Something to think about in light of "exegesis".
     
  16. Puritan Sailor

    Puritan Sailor Puritan Board Doctor

    Would you conclude then that even if Paul were refering to the LXX usage of the term it would not prove EP? Of course that would still limit our songs to strictly Scripture songs. :detective:
     
  17. C. Matthew McMahon

    C. Matthew McMahon Christian Preacher

    Are there any examples of "all three terms being used together" other than in Eph. and Col.? :detective:

    That would be an important note to make.
     
  18. doulosChristou

    doulosChristou Puritan Board Freshman

    Patrick,

    Yes, I would at the least conclude that even if Paul were referencing the Ephesian and Colossian saints back to the LXX, the usage of the terms does not result in EP per se. Another factor is that there are many compositions in the Psalter (could even be a majority; I haven't counted) that are not identified as psalmos, humnos, or wdia. There is no evidence that the OT or NT assembly ever referred to or identified the psalter as psalmos, humnos, and wdia, and there is really no reason to think that the phrase would be referring exculsively to the psalter. If one were inclined, due to the presence of pneumatika (spiritual), to think these terms all must reference God-breathed compositions, then it would indeed limit such compositions to Scripture songs, specifically those scattered throughout the LXX bearing these designations, which would necessarily exclude many compositions from the psalter itself.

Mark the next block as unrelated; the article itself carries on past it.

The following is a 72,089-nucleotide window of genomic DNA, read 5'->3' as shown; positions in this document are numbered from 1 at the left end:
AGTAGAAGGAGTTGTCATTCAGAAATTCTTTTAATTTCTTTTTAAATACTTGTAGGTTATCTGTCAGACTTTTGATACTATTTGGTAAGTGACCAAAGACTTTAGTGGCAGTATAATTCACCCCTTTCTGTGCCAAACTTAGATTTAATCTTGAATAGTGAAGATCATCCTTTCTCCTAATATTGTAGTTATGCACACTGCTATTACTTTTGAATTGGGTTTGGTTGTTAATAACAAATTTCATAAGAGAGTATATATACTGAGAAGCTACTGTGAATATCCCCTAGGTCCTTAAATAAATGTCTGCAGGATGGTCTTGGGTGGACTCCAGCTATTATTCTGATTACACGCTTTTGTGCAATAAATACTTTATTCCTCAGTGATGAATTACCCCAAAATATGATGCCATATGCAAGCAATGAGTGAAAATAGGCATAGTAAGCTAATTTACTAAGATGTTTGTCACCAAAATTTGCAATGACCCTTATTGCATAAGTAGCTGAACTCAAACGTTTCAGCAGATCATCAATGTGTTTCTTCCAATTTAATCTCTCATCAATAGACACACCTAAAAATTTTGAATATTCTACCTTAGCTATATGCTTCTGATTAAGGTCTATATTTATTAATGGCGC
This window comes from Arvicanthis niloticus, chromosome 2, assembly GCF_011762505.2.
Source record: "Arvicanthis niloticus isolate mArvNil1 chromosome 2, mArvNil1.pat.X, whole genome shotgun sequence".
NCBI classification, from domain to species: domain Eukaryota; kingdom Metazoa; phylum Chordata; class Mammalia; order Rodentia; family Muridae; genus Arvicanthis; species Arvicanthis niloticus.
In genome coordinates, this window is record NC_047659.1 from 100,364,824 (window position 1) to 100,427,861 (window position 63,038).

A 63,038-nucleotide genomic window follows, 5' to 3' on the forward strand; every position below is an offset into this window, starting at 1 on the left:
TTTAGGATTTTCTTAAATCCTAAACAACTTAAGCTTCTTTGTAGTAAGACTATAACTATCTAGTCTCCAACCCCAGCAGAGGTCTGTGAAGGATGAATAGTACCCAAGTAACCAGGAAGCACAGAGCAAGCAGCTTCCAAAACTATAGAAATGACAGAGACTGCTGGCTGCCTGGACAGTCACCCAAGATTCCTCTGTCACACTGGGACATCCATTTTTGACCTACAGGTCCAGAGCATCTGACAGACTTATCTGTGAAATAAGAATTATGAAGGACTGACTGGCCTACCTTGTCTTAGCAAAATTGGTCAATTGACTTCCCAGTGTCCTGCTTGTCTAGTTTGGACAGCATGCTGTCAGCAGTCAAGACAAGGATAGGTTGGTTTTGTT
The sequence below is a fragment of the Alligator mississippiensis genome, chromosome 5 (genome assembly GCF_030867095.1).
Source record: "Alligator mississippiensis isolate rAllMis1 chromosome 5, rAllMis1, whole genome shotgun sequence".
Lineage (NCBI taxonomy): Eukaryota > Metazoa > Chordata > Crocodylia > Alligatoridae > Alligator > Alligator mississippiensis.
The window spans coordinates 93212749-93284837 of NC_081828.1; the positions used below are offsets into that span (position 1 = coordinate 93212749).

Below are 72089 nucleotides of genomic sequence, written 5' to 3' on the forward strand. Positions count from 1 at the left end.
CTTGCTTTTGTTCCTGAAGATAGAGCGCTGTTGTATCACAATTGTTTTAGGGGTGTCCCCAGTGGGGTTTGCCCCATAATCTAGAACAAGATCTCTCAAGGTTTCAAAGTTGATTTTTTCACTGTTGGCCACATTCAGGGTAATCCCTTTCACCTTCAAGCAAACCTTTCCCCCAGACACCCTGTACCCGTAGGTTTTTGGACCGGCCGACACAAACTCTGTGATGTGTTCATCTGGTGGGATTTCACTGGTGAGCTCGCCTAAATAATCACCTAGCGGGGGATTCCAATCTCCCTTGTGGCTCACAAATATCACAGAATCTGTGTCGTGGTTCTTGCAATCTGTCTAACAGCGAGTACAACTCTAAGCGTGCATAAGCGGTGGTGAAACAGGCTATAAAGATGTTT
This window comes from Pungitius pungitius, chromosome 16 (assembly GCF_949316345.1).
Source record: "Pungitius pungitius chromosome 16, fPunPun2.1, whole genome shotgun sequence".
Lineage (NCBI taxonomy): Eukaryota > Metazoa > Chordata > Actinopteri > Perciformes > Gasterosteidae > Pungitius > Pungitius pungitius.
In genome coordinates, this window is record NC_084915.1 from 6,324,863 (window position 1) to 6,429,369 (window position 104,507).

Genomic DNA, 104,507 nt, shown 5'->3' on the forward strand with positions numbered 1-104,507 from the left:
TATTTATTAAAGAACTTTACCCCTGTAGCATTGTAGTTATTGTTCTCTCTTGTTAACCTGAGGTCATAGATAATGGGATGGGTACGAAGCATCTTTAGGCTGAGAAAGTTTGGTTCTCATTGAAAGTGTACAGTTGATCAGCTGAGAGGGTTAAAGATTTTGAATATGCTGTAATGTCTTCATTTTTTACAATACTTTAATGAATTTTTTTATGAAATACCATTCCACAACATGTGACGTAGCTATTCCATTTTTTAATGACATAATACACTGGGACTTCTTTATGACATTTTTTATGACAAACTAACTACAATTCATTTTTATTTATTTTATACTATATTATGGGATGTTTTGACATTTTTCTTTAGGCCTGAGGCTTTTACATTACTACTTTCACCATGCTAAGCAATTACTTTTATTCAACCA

19. Puritan Sailor

    Puritan Sailor Puritan Board Doctor

    That is interesting thanks Greg.

    I suppose another consideration, again trying to understand the mind of the apostles in this time, is that they had no problem using uninspired material to teach spiritual truths. We have the example of Paul in Athens quoting pagan poets, and Peter and Jude quoting apocraphal works. How would this factor in to the discussion?